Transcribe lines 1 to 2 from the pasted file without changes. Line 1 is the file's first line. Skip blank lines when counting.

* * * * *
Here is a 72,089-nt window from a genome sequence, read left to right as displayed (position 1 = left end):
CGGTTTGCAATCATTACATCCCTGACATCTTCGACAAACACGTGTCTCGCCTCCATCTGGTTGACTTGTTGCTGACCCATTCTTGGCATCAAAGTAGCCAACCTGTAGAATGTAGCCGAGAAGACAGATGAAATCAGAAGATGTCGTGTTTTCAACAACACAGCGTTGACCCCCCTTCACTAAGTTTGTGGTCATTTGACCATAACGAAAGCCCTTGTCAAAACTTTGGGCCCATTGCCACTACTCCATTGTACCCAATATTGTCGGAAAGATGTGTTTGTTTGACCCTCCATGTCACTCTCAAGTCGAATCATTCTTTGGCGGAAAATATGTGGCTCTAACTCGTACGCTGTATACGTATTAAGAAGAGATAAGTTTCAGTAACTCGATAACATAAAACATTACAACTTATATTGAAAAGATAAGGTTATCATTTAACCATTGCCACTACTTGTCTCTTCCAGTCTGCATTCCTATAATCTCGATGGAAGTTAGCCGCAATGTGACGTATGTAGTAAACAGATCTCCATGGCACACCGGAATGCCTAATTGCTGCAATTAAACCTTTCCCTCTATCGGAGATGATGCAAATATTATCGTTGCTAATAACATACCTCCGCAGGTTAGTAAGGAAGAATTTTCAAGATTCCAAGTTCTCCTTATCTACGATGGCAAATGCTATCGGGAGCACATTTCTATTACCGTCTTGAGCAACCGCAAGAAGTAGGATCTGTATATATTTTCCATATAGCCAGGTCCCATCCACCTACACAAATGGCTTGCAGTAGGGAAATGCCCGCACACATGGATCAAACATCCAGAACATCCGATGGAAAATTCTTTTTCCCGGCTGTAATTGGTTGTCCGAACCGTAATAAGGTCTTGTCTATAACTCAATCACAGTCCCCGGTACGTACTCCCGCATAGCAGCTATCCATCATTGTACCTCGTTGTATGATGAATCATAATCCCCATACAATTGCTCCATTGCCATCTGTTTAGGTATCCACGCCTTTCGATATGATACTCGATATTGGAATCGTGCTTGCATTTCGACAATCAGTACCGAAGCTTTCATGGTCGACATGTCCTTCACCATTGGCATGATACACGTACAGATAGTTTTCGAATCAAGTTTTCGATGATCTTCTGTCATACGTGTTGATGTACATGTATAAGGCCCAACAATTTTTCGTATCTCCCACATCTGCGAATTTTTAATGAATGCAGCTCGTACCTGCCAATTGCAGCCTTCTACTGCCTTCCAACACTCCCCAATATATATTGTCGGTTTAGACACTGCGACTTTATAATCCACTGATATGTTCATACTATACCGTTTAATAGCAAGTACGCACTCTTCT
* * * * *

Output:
Here is a 72,089-nt window from a genome sequence, read left to right as displayed (position 1 = left end):
CGGTTTGCAATCATTACATCCCTGACATCTTCGACAAACACGTGTCTCGCCTCCATCTGGTTGACTTGTTGCTGACCCATTCTTGGCATCAAAGTAGCCAACCTGTAGAATGTAGCCGAGAAGACAGATGAAATCAGAAGATGTCGTGTTTTCAACAACACAGCGTTGACCCCCCTTCACTAAGTTTGTGGTCATTTGACCATAACGAAAGCCCTTGTCAAAACTTTGGGCCCATTGCCACTACTCCATTGTACCCAATATTGTCGGAAAGATGTGTTTGTTTGACCCTCCATGTCACTCTCAAGTCGAATCATTCTTTGGCGGAAAATATGTGGCTCTAACTCGTACGCTGTATACGTATTAAGAAGAGATAAGTTTCAGTAACTCGATAACATAAAACATTACAACTTATATTGAAAAGATAAGGTTATCATTTAACCATTGCCACTACTTGTCTCTTCCAGTCTGCATTCCTATAATCTCGATGGAAGTTAGCCGCAATGTGACGTATGTAGTAAACAGATCTCCATGGCACACCGGAATGCCTAATTGCTGCAATTAAACCTTTCCCTCTATCGGAGATGATGCAAATATTATCGTTGCTAATAACATACCTCCGCAGGTTAGTAAGGAAGAATTTTCAAGATTCCAAGTTCTCCTTATCTACGATGGCAAATGCTATCGGGAGCACATTTCTATTACCGTCTTGAGCAACCGCAAGAAGTAGGATCTGTATATATTTTCCATATAGCCAGGTCCCATCCACCTACACAAATGGCTTGCAGTAGGGAAATGCCCGCACACATGGATCAAACATCCAGAACATCCGATGGAAAATTCTTTTTCCCGGCTGTAATTGGTTGTCCGAACCGTAATAAGGTCTTGTCTATAACTCAATCACAGTCCCCGGTACGTACTCCCGCATAGCAGCTATCCATCATTGTACCTCGTTGTATGATGAATCATAATCCCCATACAATTGCTCCATTGCCATCTGTTTAGGTATCCACGCCTTTCGATATGATACTCGATATTGGAATCGTGCTTGCATTTCGACAATCAGTACCGAAGCTTTCATGGTCGACATGTCCTTCACCATTGGCATGATACACGTACAGATAGTTTTCGAATCAAGTTTTCGATGATCTTCTGTCATACGTGTTGATGTACATGTATAAGGCCCAACAATTTTTCGTATCTCCCACATCTGCGAATTTTTAATGAATGCAGCTCGTACCTGCCAATTGCAGCCTTCTACTGCCTTCCAACACTCCCCAATATATATTGTCGGTTTAGACACTGCGACTTTATAATCCACTGATATGTTCATACTATACCGTTTAATAGCAAGTACGCACTCTTCT